The internet has opened the floodgates for cross-continental copyright infringement that appears in many different forms. But it seems that in some cases, with or without a judge involved, justice can be served.
Australian cave photographer, Steve Bourne, was contacted about two weeks ago by a German biologist and avid collector of bat stamps, informing him that the Slovenian postal service was about to release a stamp that featured one of his photographs. This was news to Steve, given he hadn’t licensed the photograph to anyone in Slovenia, or anyone lately for that matter.
The photo was of a South Australian bent-wing bat, which breeds in the Naracoorte caves – which Steve was the manager of back in 2006 when the photo was taken. He would spend many hours attempting to photograph the bats while assisting in bat-related studies. (For those wondering how he captured the images – they’d set up the frame with an infra-red trigger that simultaneously released the flash and shutter as a bat flew passed.)
The photos attracted plenty of attention at the time, and Steve licensed them to the BBC and Steve Parish Books, as well as having the prints sold as souvenirs for a local provider (with all the money he made going toward bat research).
He also provided the images to environmental and educational programs, which is where Steve believes they were sourced illegally and at a low resolution by the Slovenian Post-commissioned graphic designer, Ed Berk.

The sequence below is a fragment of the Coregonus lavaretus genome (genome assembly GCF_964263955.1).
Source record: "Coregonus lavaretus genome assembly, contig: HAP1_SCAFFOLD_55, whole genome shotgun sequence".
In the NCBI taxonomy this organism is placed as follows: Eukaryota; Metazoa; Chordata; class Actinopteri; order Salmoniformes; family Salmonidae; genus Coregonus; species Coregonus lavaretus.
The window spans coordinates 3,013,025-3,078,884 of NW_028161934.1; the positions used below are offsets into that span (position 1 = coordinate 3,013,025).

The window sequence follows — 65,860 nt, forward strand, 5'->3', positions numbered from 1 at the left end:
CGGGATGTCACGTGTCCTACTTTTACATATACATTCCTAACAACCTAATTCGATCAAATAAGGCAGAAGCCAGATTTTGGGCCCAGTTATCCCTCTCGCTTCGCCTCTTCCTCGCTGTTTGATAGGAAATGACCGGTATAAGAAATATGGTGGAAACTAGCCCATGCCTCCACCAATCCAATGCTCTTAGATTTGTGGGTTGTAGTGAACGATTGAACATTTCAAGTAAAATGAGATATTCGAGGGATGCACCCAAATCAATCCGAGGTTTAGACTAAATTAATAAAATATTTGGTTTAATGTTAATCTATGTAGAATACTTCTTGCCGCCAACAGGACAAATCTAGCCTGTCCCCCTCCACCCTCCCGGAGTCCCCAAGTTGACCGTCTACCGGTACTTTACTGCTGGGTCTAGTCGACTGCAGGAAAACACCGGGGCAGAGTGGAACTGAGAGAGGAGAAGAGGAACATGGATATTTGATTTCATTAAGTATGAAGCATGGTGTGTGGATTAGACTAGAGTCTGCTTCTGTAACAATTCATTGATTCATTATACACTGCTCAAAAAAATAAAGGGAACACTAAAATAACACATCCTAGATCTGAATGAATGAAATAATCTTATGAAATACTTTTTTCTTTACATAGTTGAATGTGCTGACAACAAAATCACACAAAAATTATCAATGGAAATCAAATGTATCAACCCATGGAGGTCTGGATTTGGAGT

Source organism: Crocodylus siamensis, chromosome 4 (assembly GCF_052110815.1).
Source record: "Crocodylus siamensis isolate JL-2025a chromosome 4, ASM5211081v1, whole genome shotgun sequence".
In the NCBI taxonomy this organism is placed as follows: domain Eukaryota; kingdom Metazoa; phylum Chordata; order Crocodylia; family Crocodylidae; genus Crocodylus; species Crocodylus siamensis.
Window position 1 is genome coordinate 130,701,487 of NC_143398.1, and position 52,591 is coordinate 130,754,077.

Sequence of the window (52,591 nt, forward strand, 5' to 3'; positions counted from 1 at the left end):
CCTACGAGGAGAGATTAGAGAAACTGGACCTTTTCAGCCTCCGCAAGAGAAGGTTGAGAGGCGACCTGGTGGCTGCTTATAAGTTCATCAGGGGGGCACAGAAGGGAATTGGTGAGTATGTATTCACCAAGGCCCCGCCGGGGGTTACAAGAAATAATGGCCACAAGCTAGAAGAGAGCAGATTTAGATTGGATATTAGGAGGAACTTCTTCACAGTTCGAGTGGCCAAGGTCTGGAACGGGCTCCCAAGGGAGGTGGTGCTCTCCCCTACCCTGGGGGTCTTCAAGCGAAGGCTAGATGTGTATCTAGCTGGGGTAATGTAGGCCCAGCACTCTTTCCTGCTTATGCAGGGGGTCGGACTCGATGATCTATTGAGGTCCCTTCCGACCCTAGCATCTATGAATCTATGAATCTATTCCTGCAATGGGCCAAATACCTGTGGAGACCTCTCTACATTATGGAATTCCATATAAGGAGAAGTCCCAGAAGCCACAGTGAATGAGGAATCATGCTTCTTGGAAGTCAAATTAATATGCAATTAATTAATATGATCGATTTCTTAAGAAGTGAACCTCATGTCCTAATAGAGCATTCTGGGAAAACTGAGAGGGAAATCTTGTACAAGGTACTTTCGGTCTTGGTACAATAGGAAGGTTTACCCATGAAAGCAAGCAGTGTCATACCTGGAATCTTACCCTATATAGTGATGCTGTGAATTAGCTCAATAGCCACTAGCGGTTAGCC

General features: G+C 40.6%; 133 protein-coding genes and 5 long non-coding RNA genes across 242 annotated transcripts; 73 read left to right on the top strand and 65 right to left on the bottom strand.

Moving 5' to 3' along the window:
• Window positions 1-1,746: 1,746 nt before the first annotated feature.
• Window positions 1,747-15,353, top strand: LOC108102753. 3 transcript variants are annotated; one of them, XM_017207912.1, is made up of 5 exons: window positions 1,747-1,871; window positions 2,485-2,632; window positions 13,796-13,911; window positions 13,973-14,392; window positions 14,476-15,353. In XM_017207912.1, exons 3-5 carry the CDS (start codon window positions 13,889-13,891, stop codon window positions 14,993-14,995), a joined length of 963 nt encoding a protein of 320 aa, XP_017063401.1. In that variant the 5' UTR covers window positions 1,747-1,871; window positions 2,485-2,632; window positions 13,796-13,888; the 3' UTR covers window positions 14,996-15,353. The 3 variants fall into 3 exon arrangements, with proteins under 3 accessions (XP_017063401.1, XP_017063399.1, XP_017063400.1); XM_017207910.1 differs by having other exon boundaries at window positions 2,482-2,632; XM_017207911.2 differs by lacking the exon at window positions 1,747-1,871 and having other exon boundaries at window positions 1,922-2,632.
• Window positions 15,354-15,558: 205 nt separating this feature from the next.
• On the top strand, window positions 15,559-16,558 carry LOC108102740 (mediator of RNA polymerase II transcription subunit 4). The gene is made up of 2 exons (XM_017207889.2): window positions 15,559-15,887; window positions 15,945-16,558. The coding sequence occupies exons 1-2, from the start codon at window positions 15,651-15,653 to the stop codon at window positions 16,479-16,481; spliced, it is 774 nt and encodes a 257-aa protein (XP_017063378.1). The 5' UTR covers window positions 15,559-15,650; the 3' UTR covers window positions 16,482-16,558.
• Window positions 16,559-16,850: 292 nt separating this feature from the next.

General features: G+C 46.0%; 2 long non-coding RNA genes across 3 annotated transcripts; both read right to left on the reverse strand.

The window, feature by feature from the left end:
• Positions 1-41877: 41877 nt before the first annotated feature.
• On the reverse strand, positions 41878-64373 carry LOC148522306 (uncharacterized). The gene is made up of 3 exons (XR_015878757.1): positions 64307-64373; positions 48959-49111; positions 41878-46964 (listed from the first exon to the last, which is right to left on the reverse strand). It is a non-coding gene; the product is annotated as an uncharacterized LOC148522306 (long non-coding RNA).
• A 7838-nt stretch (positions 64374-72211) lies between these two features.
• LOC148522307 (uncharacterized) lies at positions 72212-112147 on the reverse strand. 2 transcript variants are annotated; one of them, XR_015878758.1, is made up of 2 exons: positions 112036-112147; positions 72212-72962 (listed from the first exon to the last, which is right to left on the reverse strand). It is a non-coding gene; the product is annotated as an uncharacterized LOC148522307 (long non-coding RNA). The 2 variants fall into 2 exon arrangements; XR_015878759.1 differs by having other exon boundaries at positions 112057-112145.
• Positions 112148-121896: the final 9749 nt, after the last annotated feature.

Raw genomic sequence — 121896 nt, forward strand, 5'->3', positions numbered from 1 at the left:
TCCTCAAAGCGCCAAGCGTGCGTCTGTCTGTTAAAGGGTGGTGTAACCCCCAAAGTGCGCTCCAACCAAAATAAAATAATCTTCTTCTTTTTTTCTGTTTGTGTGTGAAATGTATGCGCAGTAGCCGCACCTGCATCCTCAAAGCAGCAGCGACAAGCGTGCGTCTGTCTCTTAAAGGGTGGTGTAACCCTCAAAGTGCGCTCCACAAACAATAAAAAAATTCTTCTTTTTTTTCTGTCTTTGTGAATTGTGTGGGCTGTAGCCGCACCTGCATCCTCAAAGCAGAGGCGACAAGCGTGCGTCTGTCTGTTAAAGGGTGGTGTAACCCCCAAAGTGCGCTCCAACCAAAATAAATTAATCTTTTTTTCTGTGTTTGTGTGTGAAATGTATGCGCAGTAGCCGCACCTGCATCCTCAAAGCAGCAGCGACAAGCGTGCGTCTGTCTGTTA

Following the ABC‘s online coverage the story, the Slovenian media picked up on the story and fleshed it out, exposing Ed Berk’s actions.
‘It’s been on numerous [Slovenian news] websites, two radio stations, the national television station and a couple of newspapers. That’s a fair bit out of one little story,’ Steve reflected to Pro Counter.
After the graphic designer saw the reports on Slovenian national television, he approached the ABC in an attempt to reach Steve to make amends, and the ABC passed on his e-mail address.
‘I contacted him to find out why he stole my images. He offered to make good by designing a brochure, providing some copies of the stamps, as well as some of the graphic design work he’d done,’ Steve said. ‘We’d sort of come to an agreement. Then I hadn’t heard from him for a week. Now I can’t get through to him – his e-mail address no longer works.’
Slovenian media later revealed Ed Berk had profited from stolen images numerous times, with three other bat images reportedly stolen for his bat stamp series and two others found to be lifted from iStock.
Steve said he has no interest in pursuing a cross-continental court case, despite a Slovenian copyright lawyer offering to take it on.
‘Presumably the Slovenian Post paid him good money. Good enough money that if he needed to purchase images, he’d be able to do that. Any designer that was doing something which required images to do the work would factor that into the overall cost of the job,’ Steve said. ‘By stealing the images and not purchasing them, they are just pocketing the greater profit from the job. That’s how I see it working.’
The former cave manager can see how bizarre this whole incident he’s been thrown into is, and he’s annoyed that the elusive graphic designer has illegally profited from his work – but added that the pain from the media attention in Slovenia ‘is probably far greater than paying me a few hundred dollars for the image’.
Over in Slovenia, justice may indeed have been served for Ed Berk without the need for a judge. But Steve, a hobbyist photographer, has taken this experience to focus attention toward the importance of respecting an individual’s intellectual property.
‘For me, the value is highlighting the issue around copyright and how people think it’s okay to take images off the web and use it for their own personal gain. If a school kid takes it off the web, I don’t have too much of an issue with that. But if people are using it for their own profit, then that’s just straight out theft.